Re:What a bunch of NAZIs we are.... (1)

BlueParrot (965239) | more than 6 years ago | (#21354911)

We want freedom for the users to make their systems obey them, and allow them to study and modify it to suit their needs. That is rather different from lettin unauthorized peopel take their controll away. It's all about the user's freedom.

Re:What a bunch of NAZIs we are.... (2)

tjstork (137384) | more than 6 years ago | (#21355995)

We want freedom for the users to make their systems obey them, and allow them to study and modify it to suit their needs.

That's all very noble sounding but its not at all the truth.

No we don't. We want to impress our corporate masters with all of these shiny reports showing how much we know about everyone is on the system, trying to candy up our asses in the name of safety. We're no different from the people pushing camcorders in grocery stores. Security is a protection racket industry... "buy from us, before some hacker/muslim/bigfoot, gets you..." And really, it seems to me that the climate of fear that we are imposing on IT far and away outweighs the perceived benefit, just as it does, whenever security becomes an industry by itself.

I guarantee that there is not a single developer on this board that has not written a security / tracking system for some product, somewhere, and not marveled at the possibilities of all that information they collect.

Godwin says... (2, Funny)

kensan (682362) | more than 6 years ago | (#21355229)

nothing for you to see, move along.

Re:Godwin says... (1)

doas777 (1138627) | more than 6 years ago | (#21356279)

I don't think godwins law applies in this case. it's primarily for adversarial situations.

if someone said:
"you're a nazi" => bad; the law applies

"I'm/We're nazi(s)" !=> bad ; law is N/A.

Why not just dump Windows? (2, Insightful)

webmaster404 (1148909) | more than 6 years ago | (#21354969)

Why not just dump Windows and go for either emulating XP on a Virtual Machine or run OS-X, Linux or BSD? Seriously, if your worried about your employees downloading a "screensaver" for Windows and infecting the network, just run Linux and I bet you over 80% of the time thats what it is. As for "retraining" you would spend more money retraining and getting better hardware (and worse software) to get Vista, and Office 2007 while Ubuntu can be themed like XP/Vista/Amiga/OS-X or any other previous operating system. Open Office has a much lower learning curve then giving them Office 2007. So just switching to Linux takes out just about 100% of malware/virus problems which bring in back-doors and other ways of accessing, not to mention the code is open so you can be 100% sure that you won't get a "stealth update" or delayed patches or even currently unkown flaws in the kernel. As for a firewall, just running your connections through a router would help a bit, set up Firestarter or another iptables front-end for Linux, set secure root passwords and the only way that it can be cracked is if the IT department decided to crack it because they would be the ones that set it up. So moral to the book is, switch to Linux or just about any OS other then Windows, set up a firewall and secure passwords and you will be fine.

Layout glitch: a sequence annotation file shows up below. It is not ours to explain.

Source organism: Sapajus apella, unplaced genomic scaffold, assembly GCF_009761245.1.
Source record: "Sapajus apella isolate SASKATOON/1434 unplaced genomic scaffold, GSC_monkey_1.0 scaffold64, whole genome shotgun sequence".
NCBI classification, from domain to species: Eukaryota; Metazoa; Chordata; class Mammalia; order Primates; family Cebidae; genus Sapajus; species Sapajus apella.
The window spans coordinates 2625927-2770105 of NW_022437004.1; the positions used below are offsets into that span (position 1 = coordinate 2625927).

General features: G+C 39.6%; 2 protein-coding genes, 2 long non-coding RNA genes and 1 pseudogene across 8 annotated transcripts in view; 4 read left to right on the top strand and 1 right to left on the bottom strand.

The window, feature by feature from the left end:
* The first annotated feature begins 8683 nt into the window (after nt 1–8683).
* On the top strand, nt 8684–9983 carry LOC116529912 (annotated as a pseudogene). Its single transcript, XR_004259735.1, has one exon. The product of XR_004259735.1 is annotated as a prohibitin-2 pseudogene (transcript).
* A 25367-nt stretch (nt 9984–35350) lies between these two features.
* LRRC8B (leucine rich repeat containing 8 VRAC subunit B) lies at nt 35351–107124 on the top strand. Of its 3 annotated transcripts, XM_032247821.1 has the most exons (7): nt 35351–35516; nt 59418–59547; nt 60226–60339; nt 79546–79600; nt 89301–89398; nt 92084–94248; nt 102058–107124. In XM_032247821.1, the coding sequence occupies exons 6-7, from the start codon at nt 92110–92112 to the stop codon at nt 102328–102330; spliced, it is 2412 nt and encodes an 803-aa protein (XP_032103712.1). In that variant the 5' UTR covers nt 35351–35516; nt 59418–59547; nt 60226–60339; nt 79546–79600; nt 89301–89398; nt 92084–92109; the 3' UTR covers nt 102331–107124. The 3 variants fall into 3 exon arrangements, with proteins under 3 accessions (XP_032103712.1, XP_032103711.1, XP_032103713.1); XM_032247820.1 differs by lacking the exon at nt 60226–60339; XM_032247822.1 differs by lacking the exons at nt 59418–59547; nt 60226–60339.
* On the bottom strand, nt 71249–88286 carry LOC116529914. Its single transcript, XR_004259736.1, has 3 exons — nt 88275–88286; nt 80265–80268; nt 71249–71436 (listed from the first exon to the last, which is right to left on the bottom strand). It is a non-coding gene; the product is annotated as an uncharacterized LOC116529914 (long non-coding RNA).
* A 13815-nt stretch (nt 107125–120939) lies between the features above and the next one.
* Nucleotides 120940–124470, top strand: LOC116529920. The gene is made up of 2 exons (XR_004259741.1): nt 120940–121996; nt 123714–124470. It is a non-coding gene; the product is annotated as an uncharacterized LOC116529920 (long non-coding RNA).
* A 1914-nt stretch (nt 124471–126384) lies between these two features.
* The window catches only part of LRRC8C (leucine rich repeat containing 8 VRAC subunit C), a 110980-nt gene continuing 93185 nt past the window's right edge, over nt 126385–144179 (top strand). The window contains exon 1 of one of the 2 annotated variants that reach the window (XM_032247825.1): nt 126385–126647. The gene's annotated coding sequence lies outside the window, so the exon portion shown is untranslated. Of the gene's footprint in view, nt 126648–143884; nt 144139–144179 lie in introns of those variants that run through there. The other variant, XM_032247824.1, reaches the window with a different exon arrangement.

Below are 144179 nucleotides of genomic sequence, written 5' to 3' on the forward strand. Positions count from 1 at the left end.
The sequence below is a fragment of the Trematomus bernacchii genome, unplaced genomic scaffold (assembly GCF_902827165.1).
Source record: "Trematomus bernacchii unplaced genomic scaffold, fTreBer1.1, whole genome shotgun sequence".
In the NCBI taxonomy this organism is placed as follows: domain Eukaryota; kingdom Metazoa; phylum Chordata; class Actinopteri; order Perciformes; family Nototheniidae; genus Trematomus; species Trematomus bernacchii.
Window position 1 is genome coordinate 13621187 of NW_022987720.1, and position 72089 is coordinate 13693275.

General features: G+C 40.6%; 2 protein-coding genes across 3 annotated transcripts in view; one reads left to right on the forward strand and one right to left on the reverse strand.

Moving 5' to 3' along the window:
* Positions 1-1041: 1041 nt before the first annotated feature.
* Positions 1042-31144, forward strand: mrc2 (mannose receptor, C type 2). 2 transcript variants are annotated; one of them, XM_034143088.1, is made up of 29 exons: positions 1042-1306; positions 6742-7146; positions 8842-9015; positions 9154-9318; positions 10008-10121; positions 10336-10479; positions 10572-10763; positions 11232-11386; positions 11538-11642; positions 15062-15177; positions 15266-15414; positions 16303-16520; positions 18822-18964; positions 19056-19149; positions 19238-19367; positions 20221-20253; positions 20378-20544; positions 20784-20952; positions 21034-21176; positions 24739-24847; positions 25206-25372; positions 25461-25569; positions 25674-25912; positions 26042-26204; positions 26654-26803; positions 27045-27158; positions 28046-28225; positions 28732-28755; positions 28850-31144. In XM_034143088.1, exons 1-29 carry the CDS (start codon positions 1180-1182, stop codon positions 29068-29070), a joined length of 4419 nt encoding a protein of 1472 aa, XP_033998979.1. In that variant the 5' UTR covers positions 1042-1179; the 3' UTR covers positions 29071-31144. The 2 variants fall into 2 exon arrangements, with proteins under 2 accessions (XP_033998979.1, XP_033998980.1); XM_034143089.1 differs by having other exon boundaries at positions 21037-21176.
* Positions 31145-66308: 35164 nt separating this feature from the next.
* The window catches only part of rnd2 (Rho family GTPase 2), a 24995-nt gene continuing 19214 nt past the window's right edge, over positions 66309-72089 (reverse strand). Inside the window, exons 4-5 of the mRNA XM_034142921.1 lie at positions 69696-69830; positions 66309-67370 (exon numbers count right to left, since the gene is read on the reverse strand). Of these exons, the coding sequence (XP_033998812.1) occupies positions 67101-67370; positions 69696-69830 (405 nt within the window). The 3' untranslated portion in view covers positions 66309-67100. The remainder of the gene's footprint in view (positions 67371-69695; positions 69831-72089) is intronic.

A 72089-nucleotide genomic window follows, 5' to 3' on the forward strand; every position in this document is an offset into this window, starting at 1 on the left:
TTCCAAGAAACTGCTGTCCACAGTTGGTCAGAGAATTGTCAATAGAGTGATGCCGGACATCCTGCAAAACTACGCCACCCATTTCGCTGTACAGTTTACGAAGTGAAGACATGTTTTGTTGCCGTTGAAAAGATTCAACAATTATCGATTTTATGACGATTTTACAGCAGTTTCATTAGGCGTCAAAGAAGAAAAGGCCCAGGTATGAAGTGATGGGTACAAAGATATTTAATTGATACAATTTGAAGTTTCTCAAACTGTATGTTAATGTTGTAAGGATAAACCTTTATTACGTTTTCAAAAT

Re:Why not just dump Windows? (1)

El Lobo (994537) | more than 6 years ago | (#21355047)

Here we go again... Why should I? In my department we use Windows and we have no need to replace it. if you have a good It team who secures the OS, there should be minimal risks. A well configured XP or 2003 can be as secure as any other OS.

OTOH a bad secured Linuzzz, can be as insecure and any other...

So why just begin from the beginning with a new OS, new applications, emulatiosn, etc if the well configured real thing does the job?

Re:Why not just dump Windows? (0, Offtopic)

webmaster404 (1148909) | more than 6 years ago | (#21355479)

Well for one there are sky high system requirements for Vista at least and unless you are buying computers online, you will be stuck with Vista which needs around 1-2 Gigs of RAM for sub-XP level performance and 4 gigs for decent performance, while a more recent Ubuntu then Vista (7.10 which came out a month ago in October 2007) runs happily on my 1.8 GHZ processor with 512 MB of slow RAM while Vista is unbelievably slow on my friend's Intel Dual Core (1.6 GHZ) with 512 MB of RAM thats about 3-4 years newer then my Dell which cost me $25 at a garage sale. Not to mention how slow running

1. A third party antivirus
2. A third party firewall
3. A third party anti-spyware
4. Adobe reader that preloads itself on Windows startup
Secondly, the license is barbaric,

Here are some examples from the Windows XP professional where you can pick up a PDF from http://www.microsoft.com/about/legal/useterms/default.aspx [microsoft.com]

Internet Gaming/Update Features. If you choose to utilize the Internet gaming or update features within the Product, it is necessary to use certain computer system, hardware, and software information to implement the features. By using these features, you explicitly authorize Microsoft or its designated agent to access and utilize the necessary information for Internet gaming and/or updating purposes. Microsoft may use this information solely to improve our products or to provide customized services or technologies to you. Microsoft may disclose this information to others, but not in a form that personally identifies you.